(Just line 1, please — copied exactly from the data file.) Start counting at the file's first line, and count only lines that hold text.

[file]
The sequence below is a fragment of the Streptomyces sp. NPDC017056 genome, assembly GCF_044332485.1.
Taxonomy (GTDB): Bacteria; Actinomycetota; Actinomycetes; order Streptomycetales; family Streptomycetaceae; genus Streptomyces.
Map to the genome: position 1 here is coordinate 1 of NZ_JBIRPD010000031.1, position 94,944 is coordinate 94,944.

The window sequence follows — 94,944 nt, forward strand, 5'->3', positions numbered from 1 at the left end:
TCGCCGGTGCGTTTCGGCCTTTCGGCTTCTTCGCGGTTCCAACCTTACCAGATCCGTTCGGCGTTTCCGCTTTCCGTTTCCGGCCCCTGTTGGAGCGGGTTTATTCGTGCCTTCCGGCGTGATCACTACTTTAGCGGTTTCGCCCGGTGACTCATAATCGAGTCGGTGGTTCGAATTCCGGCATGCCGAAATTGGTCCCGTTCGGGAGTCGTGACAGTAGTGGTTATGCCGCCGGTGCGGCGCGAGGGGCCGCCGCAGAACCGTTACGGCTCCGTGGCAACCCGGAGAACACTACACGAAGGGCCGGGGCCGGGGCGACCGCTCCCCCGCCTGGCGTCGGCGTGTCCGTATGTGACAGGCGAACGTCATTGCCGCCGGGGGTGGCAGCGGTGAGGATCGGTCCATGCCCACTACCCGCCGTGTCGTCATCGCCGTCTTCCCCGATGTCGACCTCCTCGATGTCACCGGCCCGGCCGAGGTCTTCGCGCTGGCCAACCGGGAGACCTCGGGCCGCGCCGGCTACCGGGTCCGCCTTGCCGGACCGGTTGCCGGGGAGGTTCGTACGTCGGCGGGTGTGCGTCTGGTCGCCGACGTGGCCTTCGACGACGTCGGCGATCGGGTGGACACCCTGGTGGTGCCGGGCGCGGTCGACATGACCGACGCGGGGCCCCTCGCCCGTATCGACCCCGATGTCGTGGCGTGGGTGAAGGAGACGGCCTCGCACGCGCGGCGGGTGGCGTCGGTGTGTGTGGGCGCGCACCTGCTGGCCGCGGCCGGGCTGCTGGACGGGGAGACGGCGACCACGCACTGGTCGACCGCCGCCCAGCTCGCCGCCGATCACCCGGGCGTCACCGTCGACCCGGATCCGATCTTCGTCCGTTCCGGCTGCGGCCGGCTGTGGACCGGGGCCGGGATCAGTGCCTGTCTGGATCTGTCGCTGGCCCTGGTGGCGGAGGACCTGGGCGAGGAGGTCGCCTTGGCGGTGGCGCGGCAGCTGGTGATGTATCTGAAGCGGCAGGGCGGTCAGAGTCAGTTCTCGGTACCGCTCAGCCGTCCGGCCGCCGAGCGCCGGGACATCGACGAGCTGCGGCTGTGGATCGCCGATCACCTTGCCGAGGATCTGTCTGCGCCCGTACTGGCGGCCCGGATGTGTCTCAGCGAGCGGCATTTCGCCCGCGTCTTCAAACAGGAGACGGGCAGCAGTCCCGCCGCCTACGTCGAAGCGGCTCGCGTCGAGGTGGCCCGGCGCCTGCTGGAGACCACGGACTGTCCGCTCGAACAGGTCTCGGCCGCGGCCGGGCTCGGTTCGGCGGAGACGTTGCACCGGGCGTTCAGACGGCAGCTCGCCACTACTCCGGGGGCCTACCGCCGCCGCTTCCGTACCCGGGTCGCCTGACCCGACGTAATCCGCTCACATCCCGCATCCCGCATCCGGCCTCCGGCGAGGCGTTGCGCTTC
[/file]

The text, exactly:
The sequence below is a fragment of the Streptomyces sp. NPDC017056 genome, assembly GCF_044332485.1.